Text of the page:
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College Debt Dragging Down Future of Graduates and Economy

Recent studies delivered another round of warning shots that the U.S. economy is losing a spark from one of its most potent sources – college graduates – because of problems repaying student loans.

Researchers from three separate agencies recently released data that showed graduates are leaving school with so much debt that it’s affecting their ability to purchase new cars and homes, two of the basic staples of the American economy.

The first blast came from a study done by the Federal Reserve Bank of New York that showed the debt amount for 25-year-olds has nearly doubled in the last nine years, rising from $10,649 in 2004 to $20,326 in 2012. The study also said that the percentage of 25-year-olds with student debt rose from 25 percent to 43 percent in that time.

Home buying for that group dropped dramatically during that time from (33 percent down to 22 percent), as did car buying (38 percent down to 30 percent).

“While highly skilled young workers have traditionally provided a vital influx of new, affluent consumers to U.S. housing and auto markets, unprecedented student debt may dampen their influence in today’s marketplace,” said Meta Brown and Sydnee Caldwell, who authored the New York Fed’s report.

“Lowered expectations of future earnings and more limited access to credit may have broad implications for the ongoing recovery of the housing and vehicle markets, and of U.S. consumer spending more generally.”

Is Anybody Repaying Loans?

Another study released by TransUnion, one of three agencies that do credit reports, paints an even bleaker picture.

According to TransUnion, more than half (51 percent) of student loans were in deferment or forbearance in March of this year. That means the borrower was excused (temporarily) from having to make monthly payments. TransUnion estimated the amount of money not being repaid at $388 billion, a 70 percent jump over the last five years.

There are a variety of legitimate reasons to stop paying a student loan: Going back to school, joining the military or volunteering for the Peace Corps. However, the reason most given was unemployment or under-employment.

Either of those produces a negative cycle for the economy, in that less money is spent on goods or services. The resulting falloff in sales means companies can’t hire new workers and thus unemployment doesn’t improve.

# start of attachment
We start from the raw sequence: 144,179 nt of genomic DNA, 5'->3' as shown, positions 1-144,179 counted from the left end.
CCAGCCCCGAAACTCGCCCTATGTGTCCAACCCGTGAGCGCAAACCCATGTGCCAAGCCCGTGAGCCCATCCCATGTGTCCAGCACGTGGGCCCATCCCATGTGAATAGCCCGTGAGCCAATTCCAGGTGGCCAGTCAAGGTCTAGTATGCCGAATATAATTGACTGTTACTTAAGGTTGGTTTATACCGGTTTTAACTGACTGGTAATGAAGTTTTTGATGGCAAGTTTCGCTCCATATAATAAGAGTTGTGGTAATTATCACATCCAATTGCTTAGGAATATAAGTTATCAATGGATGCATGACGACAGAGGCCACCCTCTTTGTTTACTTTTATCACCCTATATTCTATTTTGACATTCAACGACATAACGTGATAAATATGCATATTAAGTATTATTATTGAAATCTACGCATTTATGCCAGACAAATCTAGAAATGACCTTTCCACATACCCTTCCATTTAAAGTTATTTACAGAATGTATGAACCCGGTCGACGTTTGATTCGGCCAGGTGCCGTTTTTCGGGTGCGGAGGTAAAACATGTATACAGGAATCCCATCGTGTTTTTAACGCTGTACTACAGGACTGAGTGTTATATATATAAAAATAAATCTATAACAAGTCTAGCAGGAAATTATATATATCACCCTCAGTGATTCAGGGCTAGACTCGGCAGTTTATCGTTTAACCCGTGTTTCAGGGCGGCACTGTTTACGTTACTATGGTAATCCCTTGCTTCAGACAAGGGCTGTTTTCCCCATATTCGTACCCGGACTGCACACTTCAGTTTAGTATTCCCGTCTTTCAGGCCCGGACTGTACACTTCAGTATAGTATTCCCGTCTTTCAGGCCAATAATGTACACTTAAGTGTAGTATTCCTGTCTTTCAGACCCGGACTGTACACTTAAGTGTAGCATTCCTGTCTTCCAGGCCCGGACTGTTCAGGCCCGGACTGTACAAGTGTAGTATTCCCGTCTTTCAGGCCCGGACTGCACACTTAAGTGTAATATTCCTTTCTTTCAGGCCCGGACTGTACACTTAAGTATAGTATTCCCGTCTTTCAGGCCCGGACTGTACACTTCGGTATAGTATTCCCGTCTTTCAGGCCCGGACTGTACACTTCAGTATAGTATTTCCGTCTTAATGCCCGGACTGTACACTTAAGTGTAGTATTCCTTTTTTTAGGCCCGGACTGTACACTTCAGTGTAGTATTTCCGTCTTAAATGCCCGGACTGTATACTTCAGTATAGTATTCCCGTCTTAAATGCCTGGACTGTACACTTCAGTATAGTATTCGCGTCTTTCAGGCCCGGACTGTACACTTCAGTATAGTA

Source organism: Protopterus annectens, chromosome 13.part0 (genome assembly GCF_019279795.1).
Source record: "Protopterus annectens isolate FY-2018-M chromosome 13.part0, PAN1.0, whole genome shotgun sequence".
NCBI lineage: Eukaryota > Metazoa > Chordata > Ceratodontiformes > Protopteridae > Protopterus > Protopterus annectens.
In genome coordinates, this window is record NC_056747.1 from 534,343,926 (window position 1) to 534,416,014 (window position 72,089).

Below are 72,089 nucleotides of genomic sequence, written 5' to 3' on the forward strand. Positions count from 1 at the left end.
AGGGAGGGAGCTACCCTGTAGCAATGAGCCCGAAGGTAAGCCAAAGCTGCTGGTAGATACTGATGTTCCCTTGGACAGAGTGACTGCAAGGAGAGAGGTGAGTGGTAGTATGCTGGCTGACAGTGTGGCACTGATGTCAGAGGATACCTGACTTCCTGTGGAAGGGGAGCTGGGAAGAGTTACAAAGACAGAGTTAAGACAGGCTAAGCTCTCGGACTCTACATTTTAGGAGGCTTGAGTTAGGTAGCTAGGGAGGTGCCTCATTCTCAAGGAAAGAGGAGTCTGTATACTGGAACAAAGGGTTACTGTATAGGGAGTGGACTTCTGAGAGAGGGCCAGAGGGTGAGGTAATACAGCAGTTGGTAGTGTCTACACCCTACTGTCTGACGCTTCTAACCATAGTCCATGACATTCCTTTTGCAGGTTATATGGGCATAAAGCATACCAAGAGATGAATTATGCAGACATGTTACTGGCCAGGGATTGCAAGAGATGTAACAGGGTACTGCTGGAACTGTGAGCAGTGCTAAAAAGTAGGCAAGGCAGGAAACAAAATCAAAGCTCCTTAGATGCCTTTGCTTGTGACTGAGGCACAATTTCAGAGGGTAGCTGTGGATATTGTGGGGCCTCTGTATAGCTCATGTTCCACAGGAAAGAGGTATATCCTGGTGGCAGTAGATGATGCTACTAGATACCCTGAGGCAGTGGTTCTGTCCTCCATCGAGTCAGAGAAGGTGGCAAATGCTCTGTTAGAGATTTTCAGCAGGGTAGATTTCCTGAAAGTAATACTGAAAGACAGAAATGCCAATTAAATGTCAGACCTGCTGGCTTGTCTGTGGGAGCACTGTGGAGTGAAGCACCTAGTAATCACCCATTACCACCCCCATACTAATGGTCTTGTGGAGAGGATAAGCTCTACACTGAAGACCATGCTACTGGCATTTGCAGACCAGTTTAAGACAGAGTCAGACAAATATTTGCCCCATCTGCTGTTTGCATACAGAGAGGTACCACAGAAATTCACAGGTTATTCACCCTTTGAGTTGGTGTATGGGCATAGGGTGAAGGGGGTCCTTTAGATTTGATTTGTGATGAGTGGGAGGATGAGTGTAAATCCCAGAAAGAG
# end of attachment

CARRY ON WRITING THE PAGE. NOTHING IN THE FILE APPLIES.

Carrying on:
Even Retirement Affected

And piling on is the Center for Retirement Research at Boston College, with a study that shows that student loan debt is crippling college graduates at all ages and could have negative ramifications when they reach retirement age.

The BC study looked at workers in their 30s and determined that 62 percent of them likely will not have enough resources when they retire because they are so bogged down with student debt. According to the study, 20 percent of the people in their 30s have more than $50,000 in student loan debt.

It’s not much better for people in their 40s. The New York Fed says that 5.7 million people ages 40-49 are still paying off student loans, a 72 percent jump from just seven years ago. Even the 60-plus group is growing, with more than 2 million seniors headed toward retirement with loan balances still due.

The Consumer Financial Protection Bureau (CFPB), a new government agency, is looking at ways to help borrowers deal with the problem of student loans, but not even they sound optimistic.

“The ugly surprise after graduation day is that entry-level salaries are often no match for massive monthly student loan payments, or worse, there’s no job available by the time the first payment comes due,” Rohit Chopra, student loan ombudsman for the CFPB, said in a release. “As more people default on their student loans, their credit ratings will drop, making it harder for them to access new credit and help grow the economy.”

Bill “No Pay” Fay has lived a meager financial existence his entire life. He started writing/bragging about it in 2012, helping birth into existence as the site’s original “Frugal Man.” Prior to that, he spent more than 30 years covering the high finance world of college and professional sports for major publications, including the Associated Press, New York Times and Sports Illustrated. His interest in sports has waned some, but he is as passionate as ever about not reaching for his wallet. Bill can be reached at [email protected].

Student loan debt puts a drag on the housing market and economy.

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    1. Platt, J. (2012, April 3). Is student loan debt threatening our economic recovery? Mother Nature Network. Retrieved from
    2. Chopra, R. (2013, February 21). Help stop the student debt domino effect. Consumer Financial Protection Bureau. Retrieved from
    3. Rogers, K. (2013, March 15). Real World Impacts of Growing Student Loan Debt. Fox Business. Retrieved from